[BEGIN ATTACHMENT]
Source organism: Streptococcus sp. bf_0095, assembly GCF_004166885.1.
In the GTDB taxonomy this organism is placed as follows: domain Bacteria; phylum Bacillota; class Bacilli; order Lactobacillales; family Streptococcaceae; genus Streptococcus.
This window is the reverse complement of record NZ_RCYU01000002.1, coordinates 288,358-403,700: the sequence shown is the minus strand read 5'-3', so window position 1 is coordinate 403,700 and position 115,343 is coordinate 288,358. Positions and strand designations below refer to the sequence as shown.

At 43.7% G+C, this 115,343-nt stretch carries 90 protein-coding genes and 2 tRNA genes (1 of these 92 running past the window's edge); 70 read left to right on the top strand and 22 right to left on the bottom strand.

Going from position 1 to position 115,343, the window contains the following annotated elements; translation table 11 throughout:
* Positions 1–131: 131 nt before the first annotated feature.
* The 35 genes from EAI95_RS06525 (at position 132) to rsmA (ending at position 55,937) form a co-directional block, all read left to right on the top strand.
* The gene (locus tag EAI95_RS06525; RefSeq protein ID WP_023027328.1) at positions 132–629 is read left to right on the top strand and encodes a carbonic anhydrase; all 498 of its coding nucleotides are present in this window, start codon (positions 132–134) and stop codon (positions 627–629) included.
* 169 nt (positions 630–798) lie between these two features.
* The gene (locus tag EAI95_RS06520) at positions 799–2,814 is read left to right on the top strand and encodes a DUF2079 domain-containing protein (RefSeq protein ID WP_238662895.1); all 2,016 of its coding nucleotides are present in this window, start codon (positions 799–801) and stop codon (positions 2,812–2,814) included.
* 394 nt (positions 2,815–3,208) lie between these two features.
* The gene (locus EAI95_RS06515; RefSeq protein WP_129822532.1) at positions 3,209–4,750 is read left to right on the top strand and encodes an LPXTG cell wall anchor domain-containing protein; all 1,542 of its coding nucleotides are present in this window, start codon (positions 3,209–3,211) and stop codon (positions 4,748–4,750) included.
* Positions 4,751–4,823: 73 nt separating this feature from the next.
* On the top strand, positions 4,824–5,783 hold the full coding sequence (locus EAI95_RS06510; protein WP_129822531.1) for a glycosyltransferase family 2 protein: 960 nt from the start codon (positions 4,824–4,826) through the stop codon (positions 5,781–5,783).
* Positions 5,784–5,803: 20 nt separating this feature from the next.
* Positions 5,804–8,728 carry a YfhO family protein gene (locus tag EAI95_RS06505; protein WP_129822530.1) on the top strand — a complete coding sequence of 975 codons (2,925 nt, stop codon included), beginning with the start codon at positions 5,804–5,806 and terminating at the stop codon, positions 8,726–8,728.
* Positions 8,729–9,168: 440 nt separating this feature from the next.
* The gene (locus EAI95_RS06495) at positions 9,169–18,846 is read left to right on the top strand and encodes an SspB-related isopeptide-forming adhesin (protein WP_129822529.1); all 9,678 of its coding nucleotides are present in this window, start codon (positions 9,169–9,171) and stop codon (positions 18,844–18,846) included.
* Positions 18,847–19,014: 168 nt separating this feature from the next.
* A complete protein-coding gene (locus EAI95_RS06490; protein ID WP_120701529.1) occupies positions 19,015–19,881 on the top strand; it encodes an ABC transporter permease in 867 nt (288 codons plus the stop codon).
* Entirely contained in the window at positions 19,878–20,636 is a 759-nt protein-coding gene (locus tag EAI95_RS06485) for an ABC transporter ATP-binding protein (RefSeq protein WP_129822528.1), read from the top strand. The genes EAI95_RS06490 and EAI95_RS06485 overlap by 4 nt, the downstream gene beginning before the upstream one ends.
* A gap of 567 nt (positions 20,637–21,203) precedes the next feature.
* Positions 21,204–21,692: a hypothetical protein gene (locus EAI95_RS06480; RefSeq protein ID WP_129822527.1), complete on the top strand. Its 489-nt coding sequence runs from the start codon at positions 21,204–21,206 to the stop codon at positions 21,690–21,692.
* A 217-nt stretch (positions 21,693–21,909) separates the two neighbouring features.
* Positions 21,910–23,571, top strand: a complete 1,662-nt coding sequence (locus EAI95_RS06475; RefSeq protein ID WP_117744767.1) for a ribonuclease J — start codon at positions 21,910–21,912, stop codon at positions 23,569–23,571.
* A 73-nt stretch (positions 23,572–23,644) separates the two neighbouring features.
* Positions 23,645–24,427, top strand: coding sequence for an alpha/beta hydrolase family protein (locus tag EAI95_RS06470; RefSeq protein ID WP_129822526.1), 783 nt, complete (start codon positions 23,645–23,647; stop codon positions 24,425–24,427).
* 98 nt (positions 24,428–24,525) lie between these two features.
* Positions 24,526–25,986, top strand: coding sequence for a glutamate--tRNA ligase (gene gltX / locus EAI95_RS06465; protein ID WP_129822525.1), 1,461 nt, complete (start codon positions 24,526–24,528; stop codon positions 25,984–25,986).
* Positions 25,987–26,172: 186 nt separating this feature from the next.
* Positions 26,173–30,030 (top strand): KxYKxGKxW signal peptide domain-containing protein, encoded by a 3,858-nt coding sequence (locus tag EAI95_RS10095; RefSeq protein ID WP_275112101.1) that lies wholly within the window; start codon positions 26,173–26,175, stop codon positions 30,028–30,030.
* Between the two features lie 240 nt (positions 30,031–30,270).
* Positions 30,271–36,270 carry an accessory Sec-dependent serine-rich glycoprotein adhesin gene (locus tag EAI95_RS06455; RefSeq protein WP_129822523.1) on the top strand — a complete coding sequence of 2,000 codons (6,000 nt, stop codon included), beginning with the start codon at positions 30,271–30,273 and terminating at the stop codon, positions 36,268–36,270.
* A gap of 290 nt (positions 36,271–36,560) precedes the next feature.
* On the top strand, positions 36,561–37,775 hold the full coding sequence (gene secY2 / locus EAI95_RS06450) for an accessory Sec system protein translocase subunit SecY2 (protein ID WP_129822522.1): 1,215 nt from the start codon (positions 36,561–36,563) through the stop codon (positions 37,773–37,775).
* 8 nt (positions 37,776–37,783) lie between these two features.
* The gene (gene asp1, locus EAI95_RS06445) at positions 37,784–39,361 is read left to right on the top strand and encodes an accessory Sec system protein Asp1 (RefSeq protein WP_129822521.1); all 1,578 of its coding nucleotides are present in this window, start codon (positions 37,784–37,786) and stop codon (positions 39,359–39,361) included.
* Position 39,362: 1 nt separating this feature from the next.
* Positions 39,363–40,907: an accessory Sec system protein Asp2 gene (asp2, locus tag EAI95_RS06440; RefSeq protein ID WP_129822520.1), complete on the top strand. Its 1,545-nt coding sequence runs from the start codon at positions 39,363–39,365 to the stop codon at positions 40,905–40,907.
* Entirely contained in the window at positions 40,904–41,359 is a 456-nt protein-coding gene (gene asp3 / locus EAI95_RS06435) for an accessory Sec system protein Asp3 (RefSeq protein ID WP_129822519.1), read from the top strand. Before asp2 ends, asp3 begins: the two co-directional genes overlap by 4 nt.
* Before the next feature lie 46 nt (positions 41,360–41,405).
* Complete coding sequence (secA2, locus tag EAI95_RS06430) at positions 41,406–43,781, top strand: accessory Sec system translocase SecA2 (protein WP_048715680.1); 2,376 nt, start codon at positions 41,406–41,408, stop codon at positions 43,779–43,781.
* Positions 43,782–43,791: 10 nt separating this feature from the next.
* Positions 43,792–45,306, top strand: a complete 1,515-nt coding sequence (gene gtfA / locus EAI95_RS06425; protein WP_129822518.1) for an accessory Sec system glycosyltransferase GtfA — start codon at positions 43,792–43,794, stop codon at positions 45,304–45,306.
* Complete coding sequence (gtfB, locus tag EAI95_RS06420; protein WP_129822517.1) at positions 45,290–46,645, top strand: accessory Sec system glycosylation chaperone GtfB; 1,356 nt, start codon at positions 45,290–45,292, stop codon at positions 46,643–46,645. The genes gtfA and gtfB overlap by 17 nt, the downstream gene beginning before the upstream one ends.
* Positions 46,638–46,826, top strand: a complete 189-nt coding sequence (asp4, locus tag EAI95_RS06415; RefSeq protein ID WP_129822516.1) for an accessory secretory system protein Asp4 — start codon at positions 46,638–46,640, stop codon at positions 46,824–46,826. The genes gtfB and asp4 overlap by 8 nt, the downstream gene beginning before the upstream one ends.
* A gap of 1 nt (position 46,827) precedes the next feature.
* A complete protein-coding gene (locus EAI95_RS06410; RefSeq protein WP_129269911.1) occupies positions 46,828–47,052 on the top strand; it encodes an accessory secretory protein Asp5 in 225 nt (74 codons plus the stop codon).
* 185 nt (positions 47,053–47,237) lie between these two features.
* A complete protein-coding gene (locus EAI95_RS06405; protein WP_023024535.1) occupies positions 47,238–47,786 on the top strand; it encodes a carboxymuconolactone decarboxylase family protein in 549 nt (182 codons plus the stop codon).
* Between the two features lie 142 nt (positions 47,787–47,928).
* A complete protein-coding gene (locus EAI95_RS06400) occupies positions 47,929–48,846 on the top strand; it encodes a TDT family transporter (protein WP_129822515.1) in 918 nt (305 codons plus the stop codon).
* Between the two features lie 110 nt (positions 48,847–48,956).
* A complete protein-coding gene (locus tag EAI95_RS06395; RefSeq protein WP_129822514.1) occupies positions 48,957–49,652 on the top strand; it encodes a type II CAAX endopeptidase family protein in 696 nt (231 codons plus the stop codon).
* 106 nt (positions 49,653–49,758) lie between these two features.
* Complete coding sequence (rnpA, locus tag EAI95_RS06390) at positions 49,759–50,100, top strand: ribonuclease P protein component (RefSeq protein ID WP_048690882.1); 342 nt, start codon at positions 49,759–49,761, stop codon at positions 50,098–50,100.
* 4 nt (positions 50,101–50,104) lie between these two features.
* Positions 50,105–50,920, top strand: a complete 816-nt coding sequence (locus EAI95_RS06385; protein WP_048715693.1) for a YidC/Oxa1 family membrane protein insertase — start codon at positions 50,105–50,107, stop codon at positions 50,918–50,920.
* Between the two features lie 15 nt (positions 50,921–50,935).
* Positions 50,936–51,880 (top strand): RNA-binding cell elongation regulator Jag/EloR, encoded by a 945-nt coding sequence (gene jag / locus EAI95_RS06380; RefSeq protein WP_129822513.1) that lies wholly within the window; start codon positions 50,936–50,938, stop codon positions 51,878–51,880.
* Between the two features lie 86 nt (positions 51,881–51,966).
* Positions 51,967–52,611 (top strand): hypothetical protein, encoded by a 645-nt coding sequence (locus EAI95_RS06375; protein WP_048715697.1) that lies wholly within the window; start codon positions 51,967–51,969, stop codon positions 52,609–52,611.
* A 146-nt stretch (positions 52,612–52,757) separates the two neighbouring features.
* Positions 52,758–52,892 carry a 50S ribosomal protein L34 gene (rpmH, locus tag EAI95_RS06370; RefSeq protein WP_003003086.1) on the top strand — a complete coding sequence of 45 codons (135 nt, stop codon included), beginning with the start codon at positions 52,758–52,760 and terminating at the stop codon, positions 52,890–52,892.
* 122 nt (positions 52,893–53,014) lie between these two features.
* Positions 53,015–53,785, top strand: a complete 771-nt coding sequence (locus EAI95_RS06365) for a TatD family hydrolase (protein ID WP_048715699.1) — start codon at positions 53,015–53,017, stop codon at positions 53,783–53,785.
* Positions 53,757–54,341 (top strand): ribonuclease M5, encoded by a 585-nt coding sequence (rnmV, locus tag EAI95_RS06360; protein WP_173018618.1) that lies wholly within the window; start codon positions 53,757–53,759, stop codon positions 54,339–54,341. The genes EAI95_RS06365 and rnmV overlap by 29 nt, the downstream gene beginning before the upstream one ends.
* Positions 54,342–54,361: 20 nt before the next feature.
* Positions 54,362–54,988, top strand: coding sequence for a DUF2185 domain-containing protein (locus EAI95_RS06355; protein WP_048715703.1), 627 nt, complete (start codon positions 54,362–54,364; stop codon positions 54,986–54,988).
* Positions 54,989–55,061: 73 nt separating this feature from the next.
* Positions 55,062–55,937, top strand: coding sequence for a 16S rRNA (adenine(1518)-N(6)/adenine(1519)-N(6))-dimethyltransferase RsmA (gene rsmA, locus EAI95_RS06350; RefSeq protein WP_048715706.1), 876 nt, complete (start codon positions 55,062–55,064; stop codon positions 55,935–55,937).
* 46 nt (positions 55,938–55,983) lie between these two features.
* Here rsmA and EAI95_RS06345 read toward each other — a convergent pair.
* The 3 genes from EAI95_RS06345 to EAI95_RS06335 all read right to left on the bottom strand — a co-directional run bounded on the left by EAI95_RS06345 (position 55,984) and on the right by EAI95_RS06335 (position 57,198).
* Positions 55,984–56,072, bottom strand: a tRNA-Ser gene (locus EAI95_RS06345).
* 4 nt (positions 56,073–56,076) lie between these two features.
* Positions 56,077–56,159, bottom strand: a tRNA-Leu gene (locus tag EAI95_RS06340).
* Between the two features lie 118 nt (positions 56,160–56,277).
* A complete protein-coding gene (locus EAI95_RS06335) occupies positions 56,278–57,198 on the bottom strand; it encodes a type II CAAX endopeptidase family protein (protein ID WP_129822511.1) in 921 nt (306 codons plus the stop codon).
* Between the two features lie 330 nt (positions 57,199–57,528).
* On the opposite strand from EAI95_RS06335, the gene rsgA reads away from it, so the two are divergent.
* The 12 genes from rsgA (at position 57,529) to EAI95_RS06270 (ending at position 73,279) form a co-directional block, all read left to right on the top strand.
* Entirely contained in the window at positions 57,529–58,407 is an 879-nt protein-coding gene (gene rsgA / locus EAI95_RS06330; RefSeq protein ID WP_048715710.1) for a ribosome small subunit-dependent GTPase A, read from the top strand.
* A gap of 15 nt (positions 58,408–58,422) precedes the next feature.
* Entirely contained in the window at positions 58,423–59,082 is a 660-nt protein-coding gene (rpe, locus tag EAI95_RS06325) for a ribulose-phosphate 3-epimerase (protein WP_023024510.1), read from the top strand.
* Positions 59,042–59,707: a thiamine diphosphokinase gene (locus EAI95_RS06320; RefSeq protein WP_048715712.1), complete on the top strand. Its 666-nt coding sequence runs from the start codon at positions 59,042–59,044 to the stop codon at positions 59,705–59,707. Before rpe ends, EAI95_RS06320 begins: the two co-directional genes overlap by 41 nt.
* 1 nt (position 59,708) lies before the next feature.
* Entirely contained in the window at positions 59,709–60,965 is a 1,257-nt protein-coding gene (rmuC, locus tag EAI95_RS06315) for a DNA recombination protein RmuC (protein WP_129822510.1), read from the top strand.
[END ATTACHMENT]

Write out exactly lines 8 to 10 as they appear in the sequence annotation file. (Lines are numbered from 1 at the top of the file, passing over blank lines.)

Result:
* The gene (locus tag EAI95_RS06525; RefSeq protein ID WP_023027328.1) at positions 132–629 is read left to right on the top strand and encodes a carbonic anhydrase; all 498 of its coding nucleotides are present in this window, start codon (positions 132–134) and stop codon (positions 627–629) included.
* 169 nt (positions 630–798) lie between these two features.
* The gene (locus tag EAI95_RS06520) at positions 799–2,814 is read left to right on the top strand and encodes a DUF2079 domain-containing protein (RefSeq protein ID WP_238662895.1); all 2,016 of its coding nucleotides are present in this window, start codon (positions 799–801) and stop codon (positions 2,812–2,814) included.